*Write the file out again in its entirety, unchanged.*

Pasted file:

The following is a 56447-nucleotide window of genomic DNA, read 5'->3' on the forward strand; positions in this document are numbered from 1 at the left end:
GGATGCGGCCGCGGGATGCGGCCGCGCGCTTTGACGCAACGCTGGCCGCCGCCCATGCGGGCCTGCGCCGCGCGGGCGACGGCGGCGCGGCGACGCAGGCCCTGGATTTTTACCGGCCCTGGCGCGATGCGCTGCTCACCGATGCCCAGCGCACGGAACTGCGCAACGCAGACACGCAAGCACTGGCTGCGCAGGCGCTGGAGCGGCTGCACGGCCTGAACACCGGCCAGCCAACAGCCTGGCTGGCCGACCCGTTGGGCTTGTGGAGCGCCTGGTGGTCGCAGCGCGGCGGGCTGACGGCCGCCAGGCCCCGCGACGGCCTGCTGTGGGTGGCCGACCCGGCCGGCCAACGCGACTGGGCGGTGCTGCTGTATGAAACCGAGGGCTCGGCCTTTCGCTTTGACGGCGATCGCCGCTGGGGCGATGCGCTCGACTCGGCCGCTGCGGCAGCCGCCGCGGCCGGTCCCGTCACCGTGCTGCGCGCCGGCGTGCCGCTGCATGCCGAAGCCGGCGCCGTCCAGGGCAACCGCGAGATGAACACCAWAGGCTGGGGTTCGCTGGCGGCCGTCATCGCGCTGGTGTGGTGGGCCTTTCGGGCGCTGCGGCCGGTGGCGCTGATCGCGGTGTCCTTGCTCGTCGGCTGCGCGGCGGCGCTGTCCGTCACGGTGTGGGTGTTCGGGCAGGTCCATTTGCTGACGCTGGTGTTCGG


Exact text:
The following is a 56447-nucleotide window of genomic DNA, read 5'->3' on the forward strand; positions in this document are numbered from 1 at the left end:
GGATGCGGCCGCGGGATGCGGCCGCGCGCTTTGACGCAACGCTGGCCGCCGCCCATGCGGGCCTGCGCCGCGCGGGCGACGGCGGCGCGGCGACGCAGGCCCTGGATTTTTACCGGCCCTGGCGCGATGCGCTGCTCACCGATGCCCAGCGCACGGAACTGCGCAACGCAGACACGCAAGCACTGGCTGCGCAGGCGCTGGAGCGGCTGCACGGCCTGAACACCGGCCAGCCAACAGCCTGGCTGGCCGACCCGTTGGGCTTGTGGAGCGCCTGGTGGTCGCAGCGCGGCGGGCTGACGGCCGCCAGGCCCCGCGACGGCCTGCTGTGGGTGGCCGACCCGGCCGGCCAACGCGACTGGGCGGTGCTGCTGTATGAAACCGAGGGCTCGGCCTTTCGCTTTGACGGCGATCGCCGCTGGGGCGATGCGCTCGACTCGGCCGCTGCGGCAGCCGCCGCGGCCGGTCCCGTCACCGTGCTGCGCGCCGGCGTGCCGCTGCATGCCGAAGCCGGCGCCGTCCAGGGCAACCGCGAGATGAACACCAWAGGCTGGGGTTCGCTGGCGGCCGTCATCGCGCTGGTGTGGTGGGCCTTTCGGGCGCTGCGGCCGGTGGCGCTGATCGCGGTGTCCTTGCTCGTCGGCTGCGCGGCGGCGCTGTCCGTCACGGTGTGGGTGTTCGGGCAGGTCCATTTGCTGACGCTGGTGTTCGG